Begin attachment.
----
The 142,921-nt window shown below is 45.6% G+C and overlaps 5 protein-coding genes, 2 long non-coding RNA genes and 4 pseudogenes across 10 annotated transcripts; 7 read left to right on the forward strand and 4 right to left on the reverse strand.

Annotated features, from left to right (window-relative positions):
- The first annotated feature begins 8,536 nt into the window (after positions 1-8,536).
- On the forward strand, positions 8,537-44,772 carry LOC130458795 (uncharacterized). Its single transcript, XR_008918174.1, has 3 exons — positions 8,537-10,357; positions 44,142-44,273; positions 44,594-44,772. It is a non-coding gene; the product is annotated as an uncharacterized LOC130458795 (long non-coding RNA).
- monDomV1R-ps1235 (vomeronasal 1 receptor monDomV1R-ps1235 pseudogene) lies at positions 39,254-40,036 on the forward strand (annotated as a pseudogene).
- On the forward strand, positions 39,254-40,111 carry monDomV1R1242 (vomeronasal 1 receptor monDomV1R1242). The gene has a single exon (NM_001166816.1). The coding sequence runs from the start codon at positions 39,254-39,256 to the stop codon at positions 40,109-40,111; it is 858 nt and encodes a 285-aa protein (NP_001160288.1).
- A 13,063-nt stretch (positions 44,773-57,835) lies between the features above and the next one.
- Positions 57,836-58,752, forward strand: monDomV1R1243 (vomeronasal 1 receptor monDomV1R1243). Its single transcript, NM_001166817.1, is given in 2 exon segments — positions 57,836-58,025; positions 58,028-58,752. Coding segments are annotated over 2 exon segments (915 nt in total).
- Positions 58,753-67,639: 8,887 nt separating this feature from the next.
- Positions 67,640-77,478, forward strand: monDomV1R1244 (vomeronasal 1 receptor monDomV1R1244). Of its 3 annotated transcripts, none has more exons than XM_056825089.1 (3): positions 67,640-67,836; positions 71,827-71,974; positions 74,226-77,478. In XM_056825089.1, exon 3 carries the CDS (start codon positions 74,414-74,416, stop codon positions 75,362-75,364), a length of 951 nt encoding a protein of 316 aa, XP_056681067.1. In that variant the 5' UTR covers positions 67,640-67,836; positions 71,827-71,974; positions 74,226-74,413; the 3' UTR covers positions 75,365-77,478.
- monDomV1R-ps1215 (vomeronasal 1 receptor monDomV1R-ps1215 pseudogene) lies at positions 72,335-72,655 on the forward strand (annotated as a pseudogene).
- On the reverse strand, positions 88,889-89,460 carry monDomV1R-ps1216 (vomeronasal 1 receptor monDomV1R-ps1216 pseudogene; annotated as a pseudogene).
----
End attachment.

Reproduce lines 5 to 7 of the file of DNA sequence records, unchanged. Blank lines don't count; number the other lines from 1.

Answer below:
- monDomV1R-ps1235 (vomeronasal 1 receptor monDomV1R-ps1235 pseudogene) lies at positions 39,254-40,036 on the forward strand (annotated as a pseudogene).
- On the forward strand, positions 39,254-40,111 carry monDomV1R1242 (vomeronasal 1 receptor monDomV1R1242). The gene has a single exon (NM_001166816.1). The coding sequence runs from the start codon at positions 39,254-39,256 to the stop codon at positions 40,109-40,111; it is 858 nt and encodes a 285-aa protein (NP_001160288.1).
- A 13,063-nt stretch (positions 44,773-57,835) lies between the features above and the next one.